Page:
Like many musicians, Jeff Southard got his start on a toy piano. “Ever since then, it’s been obvious to me that this is what I’m going to do, regardless of anything else.” He graduated to a real piano, switched to the trumpet and eventually settled on drums in the sixth grade.
“I started recording really early, too. I got the little brown Fisher-Price cassette recorder. I recorded songs and recorded with friends.” He quickly outgrew the Fisher-Price recorder, and moved on to a mixer, acquired more equipment, and now does the majority of recording work on his computer.
Southard’s interest in recording led him to start Swoon Records in 2010, which he runs from his home in South Tacoma. His living room has a couch and a coffee table, but the focal point of the room is his mixing console and tape duplicating machine. Sound reinforcement panels cover the walls.
After working as a drummer, Southard had to take a full-time job, one that required a lot of traveling. “That kind of put an end to being in bands. That’s when I started getting more serious about recording.” He started recording friends in his house around 2005, and it wasn’t long before strangers started requesting his services.
Makeup Monsters’ Nervous Case (2012) was the first album that Swoon released. The label has grown in the last few years, with more than 30 releases from a roster of 21 artists, nearly all of whom have ties to the South Sound. “Crooked Numbers” by the Unlikely Friends — a band whose members hail from Olympia, Tacoma and Seattle — is Swoon’s most recent recording. It was released on January 12, 2018.
Southard cites Sloucher’s Certainty as the label’s biggestsuccess. “It’s the best-selling record we’ve ever done, and I’m so glad. Jay [Clancy] was in Makeup Monsters and he’s also the frontman of Sloucher. He’s recorded tons of projects in this house over the years, and it’s really good to see him get some traction on his own record.”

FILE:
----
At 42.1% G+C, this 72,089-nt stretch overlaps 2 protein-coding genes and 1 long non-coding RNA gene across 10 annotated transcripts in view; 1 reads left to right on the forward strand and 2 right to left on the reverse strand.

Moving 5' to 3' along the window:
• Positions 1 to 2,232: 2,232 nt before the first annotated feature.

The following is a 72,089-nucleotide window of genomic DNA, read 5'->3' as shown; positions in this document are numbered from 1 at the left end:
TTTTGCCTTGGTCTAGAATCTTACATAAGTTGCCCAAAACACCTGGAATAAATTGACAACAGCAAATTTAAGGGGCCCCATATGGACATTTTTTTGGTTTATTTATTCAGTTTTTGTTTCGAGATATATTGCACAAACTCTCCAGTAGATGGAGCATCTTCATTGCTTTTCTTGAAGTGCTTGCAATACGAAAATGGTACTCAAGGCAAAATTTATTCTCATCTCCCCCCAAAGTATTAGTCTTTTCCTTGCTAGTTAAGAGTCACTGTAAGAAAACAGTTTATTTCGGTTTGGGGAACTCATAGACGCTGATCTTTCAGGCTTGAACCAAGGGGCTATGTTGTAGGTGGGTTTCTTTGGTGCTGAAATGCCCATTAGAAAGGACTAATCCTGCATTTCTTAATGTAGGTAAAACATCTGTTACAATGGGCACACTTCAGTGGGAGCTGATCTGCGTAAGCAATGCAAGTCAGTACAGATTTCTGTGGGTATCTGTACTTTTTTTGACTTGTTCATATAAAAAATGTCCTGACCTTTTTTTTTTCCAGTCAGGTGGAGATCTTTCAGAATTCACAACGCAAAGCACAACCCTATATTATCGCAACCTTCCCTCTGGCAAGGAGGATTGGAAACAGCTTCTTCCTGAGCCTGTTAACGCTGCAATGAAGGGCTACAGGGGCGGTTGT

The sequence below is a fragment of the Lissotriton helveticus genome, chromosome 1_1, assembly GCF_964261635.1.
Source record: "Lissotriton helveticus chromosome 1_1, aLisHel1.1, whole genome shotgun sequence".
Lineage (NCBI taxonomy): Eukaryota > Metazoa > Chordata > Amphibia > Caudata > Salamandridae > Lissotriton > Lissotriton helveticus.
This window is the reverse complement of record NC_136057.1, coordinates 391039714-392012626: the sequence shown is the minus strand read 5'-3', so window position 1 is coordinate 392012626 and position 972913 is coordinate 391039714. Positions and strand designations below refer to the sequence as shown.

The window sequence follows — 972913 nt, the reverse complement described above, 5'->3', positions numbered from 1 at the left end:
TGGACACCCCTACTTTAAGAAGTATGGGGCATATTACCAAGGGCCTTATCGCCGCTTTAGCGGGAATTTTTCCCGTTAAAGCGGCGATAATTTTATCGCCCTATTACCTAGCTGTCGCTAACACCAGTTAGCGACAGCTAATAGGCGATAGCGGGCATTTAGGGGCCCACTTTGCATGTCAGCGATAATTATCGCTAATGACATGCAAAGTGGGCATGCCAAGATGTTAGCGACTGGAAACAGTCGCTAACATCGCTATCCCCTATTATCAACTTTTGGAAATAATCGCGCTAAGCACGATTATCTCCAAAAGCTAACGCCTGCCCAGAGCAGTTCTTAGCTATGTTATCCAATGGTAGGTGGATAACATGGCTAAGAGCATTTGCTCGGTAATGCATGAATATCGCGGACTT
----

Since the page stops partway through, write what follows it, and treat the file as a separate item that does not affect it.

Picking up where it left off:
“Jeff and Swoon Records have been a saving grace for the Pacific Northwest music scene of the last ten or so years,” says Clancy. “It’s a one-stop shop for bands who need to record, mix, master, manufacture and distribute their music, who might not have had the chance otherwise.”
Swoon now supports itself, but given the rising cost of living, Southard still has to keep a day job. “I set the alarm an hour or two early to get some things done before I head out to my day job. Typically, that’s packaging things up, getting ready to ship and dropping them in the mailbox on the way to work. I’ll be printing packaging, burning CDs, putting everything together.” Southard does duplication work for other local artists that aren’t affiliated with the label, producing CDs, tapes and packaging.
Clancy says, “The resources for musicians in Tacoma are severely limited and Jeff has singlehandedly addressed that problem, all while holding down another full-time job.”
The cost-of-living increases are affecting not just his business, but the musicians he works with too. Southard observed that “it’s become a lot more difficult to make any money at a gig unless you’re very popular, and people have to work two or three jobs in addition to finding time to be creative.”
“It hits musicians hard because it can be difficult to be creative and productive if you’re stressed out.”
As to his hopes for the label’s future, Southard says he’s in it for the long haul. “It’s a guessing game to see just how big this operation can be and still support itself. I’m not trying to blow up and then fizzle out.”
Clancy believes that Southard’s passion and generosity are key to the label’s future: “It’s people like Jeff that will give bands of the future the chance to have their music heard in an increasingly saturated and unpredictable business.”